Helen M. Blau was awarded the Seventh Annual AACR-Irving Weinstein Foundation Distinguished Lectureship. Blau is the Donald E. and Delia B. Baxter professor and director of the Baxter Laboratory for Stem Cell Biology in the microbiology and immunology department at the Stanford Institute for Stem Cell Biology and Regenerative Medicine at the Stanford University School of Medicine. She is known for her research on cellular reprogramming, regulation of cell fate and skeletal muscle regeneration, and stem cell biology. By perturbing the intracellular or extracellular milieu, she can probe the regulatory network that determines cell fate and how it can be altered.

Philip C. Hanawalt

Philip C. Hanawalt, the Morris Herzstein professor of biology at Stanford University and a pioneer in the field of DNA repair, received the Fifth Annual AACR Princess Takamatsu Memorial Lectureship for international collaboration. In 1963, Hanawalt and his student David Pettijohn first reported DNA repair replication in E. coli. That observation, along with findings from the groups of Richard Setlow and Paul Howard-Flanders, constituted the discovery of the excision repair of damaged DNA, launching a new biological field that continues to grow and provide remarkable insights into the etiology of cancer, aging and human hereditary disease.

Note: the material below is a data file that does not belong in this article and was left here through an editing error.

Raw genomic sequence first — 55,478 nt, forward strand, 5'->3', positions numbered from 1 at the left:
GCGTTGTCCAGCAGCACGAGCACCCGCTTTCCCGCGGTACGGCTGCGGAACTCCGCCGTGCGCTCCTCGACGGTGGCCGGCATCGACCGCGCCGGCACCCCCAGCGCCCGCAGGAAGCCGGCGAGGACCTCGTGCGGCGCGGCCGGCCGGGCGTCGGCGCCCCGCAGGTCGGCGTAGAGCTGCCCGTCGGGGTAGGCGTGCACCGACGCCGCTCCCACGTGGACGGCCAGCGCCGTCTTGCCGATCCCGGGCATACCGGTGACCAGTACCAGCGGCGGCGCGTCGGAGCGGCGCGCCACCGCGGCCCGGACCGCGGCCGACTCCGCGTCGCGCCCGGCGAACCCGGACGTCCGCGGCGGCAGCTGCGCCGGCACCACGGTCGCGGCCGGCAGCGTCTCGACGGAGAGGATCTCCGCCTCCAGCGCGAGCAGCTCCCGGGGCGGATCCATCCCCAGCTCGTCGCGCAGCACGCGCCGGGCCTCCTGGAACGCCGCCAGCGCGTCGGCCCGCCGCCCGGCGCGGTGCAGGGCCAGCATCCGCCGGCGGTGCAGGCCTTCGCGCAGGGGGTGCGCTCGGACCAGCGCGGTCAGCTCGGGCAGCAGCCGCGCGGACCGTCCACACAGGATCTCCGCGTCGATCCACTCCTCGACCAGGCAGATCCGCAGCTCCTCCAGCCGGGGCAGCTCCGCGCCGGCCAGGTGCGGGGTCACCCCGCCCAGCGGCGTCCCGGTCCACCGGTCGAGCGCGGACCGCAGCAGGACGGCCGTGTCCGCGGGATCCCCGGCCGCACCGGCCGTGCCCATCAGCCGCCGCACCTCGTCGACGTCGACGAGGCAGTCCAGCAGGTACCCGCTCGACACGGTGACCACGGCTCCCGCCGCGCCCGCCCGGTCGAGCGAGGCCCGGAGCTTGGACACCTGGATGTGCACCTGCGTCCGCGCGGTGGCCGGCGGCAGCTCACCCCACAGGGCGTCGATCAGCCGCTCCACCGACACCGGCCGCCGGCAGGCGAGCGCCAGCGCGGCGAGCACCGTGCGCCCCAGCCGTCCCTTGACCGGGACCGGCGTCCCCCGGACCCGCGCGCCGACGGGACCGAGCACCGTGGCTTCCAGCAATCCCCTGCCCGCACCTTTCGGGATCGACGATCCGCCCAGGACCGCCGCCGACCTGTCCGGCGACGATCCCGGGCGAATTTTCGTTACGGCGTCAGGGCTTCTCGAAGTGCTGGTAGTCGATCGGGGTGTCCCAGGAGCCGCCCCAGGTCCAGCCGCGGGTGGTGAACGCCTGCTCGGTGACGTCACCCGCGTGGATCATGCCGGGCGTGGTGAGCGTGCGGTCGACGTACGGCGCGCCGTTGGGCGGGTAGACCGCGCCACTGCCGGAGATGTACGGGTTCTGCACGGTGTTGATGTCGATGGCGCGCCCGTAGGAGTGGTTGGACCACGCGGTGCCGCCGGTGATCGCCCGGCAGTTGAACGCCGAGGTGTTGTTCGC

Carol L. Prives

Carol L. Prives, the Da Costa professor of biology at Columbia University, was awarded the 14th Annual AACR-Women in Cancer Research Charlotte Friend Memorial Lectureship for her exceptional contributions to our understanding of the regulation and function of p53 as a major tumor suppressor. Prives was among the first to make the critical discovery that p53 is a sequence-specific DNA binding protein that functions as a transcription factor. This laid the groundwork for unraveling how p53 works.

Photos copyright 2011 AACR.